The production of exposed and control animals was supported by ANR grant ANR-13-CESA-0011-EPAPP (P. Chavatte-Palmer) and by ERC consolidator grant N°311765–E-DOHaD (PI, Rémy Slama). Scientific exploration was financed by the French National Research Program for Environmental and Occupational Health of Anses (PNREST Anses, 2014/1/190) supervised by Henri Schroeder. The same program subcontracted to ADEME financially supported Estefanía Bernal-Melendez Ph.D.

Availability of data and materials

All data generated or analyzed during this study are included in this article (and its supplementary information files). The datasets analyzed during the current study are available from the corresponding author on request.

Authors’ contributions

CB, FC, ACT, MCL, PCP, DRR and HS contributed to the idea and design of the study. JA, CB, DD, MCL and MAP performed the dissection of olfactory and brain tissues after sexing of the fetuses and recovery of heads by JA, PCP, ACT and DRR. EBM performed electronic microscopy. JA supervised the interpretation of TEM images. JC performed the bulbar monoaminergic neurochemical analysis by HPLC. EBM, PB, DD and BO performed the immunohistochemistry experiments. CB and MCL were responsible for the supervision of behavioral characterization of pups at PND2, which was technically conducted with the help of DD and MAP. EBM and HS performed the statistical analyses. CB and EBM wrote the draft manuscript, which was critically read and approved by all authors.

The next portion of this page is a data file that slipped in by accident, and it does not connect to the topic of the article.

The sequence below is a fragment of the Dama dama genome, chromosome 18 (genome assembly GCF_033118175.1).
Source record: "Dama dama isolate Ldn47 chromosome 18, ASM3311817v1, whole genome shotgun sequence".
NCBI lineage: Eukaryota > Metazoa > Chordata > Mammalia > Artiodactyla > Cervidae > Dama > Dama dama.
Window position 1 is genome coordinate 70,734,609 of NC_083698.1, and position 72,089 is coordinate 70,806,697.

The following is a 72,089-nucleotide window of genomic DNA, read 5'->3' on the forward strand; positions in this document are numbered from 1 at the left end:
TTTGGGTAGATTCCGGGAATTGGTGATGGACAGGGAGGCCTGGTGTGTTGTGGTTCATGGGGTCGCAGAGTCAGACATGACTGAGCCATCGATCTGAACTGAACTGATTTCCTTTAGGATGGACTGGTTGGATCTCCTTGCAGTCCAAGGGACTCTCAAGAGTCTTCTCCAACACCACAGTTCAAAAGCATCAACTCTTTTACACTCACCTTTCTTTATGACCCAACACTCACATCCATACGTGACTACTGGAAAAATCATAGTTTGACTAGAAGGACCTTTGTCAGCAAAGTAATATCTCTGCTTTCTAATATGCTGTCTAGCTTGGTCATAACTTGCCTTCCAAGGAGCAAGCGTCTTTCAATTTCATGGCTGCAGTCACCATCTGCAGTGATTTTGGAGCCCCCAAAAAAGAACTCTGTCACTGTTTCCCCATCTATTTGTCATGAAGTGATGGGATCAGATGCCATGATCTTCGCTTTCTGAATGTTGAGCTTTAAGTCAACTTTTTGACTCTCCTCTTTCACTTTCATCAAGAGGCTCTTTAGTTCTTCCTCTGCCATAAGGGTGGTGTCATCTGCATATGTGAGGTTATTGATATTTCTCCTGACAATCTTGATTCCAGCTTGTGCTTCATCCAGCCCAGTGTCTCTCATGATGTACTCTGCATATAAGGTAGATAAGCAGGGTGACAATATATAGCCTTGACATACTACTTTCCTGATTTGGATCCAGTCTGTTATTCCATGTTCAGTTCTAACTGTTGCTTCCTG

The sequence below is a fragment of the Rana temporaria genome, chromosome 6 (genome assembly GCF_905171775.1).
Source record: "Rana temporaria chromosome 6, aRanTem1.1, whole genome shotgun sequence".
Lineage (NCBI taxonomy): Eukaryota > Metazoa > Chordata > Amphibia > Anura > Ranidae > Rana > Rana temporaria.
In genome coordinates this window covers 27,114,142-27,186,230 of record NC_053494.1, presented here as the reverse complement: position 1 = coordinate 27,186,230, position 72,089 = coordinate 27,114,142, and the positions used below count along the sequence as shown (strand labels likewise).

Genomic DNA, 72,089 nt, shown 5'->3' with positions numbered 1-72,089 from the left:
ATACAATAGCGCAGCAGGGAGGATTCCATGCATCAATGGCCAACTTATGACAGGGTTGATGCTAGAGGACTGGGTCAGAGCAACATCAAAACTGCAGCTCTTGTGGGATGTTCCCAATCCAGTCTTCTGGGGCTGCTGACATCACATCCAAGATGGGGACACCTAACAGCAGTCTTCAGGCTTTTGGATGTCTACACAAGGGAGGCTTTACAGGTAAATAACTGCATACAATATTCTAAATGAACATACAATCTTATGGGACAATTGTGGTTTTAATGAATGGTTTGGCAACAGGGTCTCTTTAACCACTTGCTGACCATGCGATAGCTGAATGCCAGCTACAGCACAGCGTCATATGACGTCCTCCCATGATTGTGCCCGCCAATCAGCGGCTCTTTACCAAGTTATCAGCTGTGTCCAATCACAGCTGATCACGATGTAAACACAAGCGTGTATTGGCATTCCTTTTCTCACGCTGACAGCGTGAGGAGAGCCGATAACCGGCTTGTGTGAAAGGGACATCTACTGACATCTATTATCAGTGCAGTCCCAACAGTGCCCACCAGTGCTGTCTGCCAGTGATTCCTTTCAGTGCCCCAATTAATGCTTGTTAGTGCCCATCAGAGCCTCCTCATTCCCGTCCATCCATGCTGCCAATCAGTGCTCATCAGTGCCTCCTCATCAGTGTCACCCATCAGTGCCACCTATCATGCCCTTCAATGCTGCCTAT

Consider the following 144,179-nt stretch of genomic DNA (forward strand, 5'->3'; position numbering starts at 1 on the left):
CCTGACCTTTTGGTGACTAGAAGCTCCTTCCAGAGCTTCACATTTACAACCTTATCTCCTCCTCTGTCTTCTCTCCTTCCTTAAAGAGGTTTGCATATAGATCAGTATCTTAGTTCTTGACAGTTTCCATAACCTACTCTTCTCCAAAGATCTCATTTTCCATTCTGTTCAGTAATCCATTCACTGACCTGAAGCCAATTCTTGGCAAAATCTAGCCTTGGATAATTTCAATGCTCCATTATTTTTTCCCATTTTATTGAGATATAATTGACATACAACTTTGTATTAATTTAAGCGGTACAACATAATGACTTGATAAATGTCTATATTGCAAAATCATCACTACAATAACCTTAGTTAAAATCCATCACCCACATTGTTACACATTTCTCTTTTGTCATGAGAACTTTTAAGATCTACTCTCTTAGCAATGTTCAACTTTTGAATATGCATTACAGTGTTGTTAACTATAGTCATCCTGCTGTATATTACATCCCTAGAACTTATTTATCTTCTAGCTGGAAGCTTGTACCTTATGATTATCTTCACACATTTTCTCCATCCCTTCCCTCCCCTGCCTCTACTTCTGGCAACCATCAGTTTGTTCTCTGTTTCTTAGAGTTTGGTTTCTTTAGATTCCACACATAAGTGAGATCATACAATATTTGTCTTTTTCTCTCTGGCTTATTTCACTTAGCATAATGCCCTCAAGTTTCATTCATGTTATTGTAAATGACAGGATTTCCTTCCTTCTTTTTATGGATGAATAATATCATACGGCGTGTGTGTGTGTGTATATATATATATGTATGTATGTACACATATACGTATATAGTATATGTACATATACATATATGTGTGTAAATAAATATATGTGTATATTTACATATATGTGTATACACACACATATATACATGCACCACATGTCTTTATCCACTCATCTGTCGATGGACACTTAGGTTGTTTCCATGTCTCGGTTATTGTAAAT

Ethics approval

Animals were treated according to the ethical standards defined by the National Institute for Agronomic Research (INRA) for animal health and care with strict compliance with the EEC recommendations (no. 86/609) and the 2010/63/EU directive on the protection of animals used for scientific purposes. The local ethical committee (N°45 in the French National register) approved the experimentation under N°12/102.

Consent for publication

Not applicable.

Competing interests

The authors declare that they have no competing interests.

Publisher’s Note

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Open AccessThis article is distributed under the terms of the Creative Commons Attribution 4.0 International License (, which permits unrestricted use, distribution, and reproduction in any medium, provided you give appropriate credit to the original author(s) and the source, provide a link to the Creative Commons license, and indicate if changes were made. The Creative Commons Public Domain Dedication waiver ( applies to the data made available in this article, unless otherwise stated.

Authors’ Affiliations

NeuroBiologie de l’Olfaction, INRA, Université Paris-Saclay, 78350 Jouy-en-Josas, France
CALBINOTOX, Université de Lorraine, EA7488 Vandœuvre-lès-Nancy, France
Service de Biochimie et Biologie Moléculaire, Hôpital Lariboisière, Paris, France
UMR BDR, INRA, ENVA, Université Paris Saclay, 78350 Jouy-en-Josas, France
Center for Sustainability, Environment and Health, National Institute for Public Health and the Environment, Bilthoven, Netherlands
Institute of Risk Assessment Sciences, Utrecht University, Utrecht, Netherlands